The Air Force's Falcon Hypersonic Technology Vehicle 2 - designed to attack global targets at Mach 20 - has disappeared nine minutes into its first test flight, just after separating from its booster. Contact was lost, and it hasn't been found yet.
The Falcon was supposed to splash down in the Pacific Ocean after a 30-minute, 4100-nautical-mile test flight. Not to be confused with the unmanned X-37B space shuttle - which launched on April 22 - the Falcon Hypersonic Technology Vehicle 2 blasted off last week from the Vandenberg Air Force Base on a Minotaur IV rocket.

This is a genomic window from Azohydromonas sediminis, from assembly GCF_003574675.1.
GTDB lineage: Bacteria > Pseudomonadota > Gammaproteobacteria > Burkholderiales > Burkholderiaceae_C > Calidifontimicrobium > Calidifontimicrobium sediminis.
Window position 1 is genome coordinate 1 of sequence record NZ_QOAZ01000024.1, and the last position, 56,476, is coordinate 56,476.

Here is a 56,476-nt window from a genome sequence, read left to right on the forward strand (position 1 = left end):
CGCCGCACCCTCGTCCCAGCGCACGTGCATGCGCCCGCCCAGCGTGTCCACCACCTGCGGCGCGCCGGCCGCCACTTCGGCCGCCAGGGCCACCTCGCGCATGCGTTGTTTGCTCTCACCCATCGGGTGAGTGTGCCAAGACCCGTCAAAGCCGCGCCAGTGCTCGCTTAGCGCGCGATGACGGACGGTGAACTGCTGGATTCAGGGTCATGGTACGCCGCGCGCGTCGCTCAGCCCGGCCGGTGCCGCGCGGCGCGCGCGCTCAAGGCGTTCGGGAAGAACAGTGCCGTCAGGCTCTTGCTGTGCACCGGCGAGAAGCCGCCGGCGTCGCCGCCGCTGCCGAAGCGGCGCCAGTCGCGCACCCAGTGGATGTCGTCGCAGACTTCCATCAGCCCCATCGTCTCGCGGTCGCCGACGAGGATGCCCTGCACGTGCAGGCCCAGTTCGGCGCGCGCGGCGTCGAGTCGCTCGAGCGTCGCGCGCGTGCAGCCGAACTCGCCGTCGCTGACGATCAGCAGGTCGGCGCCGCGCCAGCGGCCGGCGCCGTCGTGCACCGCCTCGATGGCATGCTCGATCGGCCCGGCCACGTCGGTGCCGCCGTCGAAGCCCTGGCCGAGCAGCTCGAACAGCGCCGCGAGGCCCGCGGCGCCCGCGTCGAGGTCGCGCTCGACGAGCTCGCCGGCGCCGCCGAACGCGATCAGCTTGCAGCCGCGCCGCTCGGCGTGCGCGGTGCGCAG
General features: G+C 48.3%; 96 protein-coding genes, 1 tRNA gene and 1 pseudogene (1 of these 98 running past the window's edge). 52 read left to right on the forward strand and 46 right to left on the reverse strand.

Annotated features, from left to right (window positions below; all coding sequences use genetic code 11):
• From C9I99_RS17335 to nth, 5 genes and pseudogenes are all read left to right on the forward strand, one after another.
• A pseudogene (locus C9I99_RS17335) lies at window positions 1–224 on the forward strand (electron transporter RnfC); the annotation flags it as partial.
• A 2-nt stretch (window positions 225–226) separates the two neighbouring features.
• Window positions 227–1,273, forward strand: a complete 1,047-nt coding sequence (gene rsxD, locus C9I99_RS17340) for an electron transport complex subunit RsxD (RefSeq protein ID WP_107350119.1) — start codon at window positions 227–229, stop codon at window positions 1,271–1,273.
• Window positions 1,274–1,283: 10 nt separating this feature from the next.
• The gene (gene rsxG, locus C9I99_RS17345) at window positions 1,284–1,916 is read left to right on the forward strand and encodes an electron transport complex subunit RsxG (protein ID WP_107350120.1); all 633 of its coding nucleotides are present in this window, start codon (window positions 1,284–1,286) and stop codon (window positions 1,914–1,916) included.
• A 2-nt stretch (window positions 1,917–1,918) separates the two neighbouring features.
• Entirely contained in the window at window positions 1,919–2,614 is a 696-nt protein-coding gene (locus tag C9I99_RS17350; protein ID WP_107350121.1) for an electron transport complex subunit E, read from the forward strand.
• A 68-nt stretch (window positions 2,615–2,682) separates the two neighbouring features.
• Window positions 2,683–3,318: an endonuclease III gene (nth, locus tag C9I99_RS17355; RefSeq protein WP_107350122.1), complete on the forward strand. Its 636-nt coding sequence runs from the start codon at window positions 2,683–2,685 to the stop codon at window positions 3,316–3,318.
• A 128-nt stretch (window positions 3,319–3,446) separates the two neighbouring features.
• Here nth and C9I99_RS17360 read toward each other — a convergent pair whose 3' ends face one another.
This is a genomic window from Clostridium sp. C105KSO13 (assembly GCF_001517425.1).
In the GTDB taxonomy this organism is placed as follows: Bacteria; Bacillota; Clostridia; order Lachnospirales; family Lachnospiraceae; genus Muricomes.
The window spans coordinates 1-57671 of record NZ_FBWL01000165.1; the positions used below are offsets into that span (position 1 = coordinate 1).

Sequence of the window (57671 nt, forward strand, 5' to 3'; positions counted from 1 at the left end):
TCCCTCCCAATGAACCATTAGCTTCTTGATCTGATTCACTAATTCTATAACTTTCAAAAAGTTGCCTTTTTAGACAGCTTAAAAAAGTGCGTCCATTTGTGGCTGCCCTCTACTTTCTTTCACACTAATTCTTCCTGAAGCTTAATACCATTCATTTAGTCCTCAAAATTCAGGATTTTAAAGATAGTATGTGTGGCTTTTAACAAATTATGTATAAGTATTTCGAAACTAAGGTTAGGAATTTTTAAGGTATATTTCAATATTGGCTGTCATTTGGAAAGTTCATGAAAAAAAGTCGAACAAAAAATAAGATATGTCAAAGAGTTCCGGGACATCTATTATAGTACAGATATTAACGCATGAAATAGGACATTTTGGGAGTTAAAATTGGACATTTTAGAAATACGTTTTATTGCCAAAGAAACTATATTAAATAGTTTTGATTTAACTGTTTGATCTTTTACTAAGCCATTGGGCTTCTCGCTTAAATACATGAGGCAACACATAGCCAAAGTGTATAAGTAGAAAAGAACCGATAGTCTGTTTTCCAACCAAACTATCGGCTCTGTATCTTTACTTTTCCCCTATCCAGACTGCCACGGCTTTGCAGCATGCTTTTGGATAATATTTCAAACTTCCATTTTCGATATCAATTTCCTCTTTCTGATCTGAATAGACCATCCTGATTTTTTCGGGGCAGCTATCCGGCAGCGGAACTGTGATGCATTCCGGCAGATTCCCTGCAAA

Instead of completing its flight, however, the Air Force lost all contact with the aircraft. According to DARPA's Johanna Spangenberg Jones:
Preliminary review of data indicates the HTV-2 achieved controlled flight within the atmosphere at over Mach 20. Then contact with HTV-2 was lost.
The hypersonic glider is built by Lockheed Martin under a DARPA program. It's designed to strike against any target in the planet, using conventional weapons, in a matter of minutes. Unlike ICBMs loaded with conventional heads, the plane can't be mistaken for a nuclear missile, so it won't make other nuclear powers hit the red button. Maybe. [Physorg]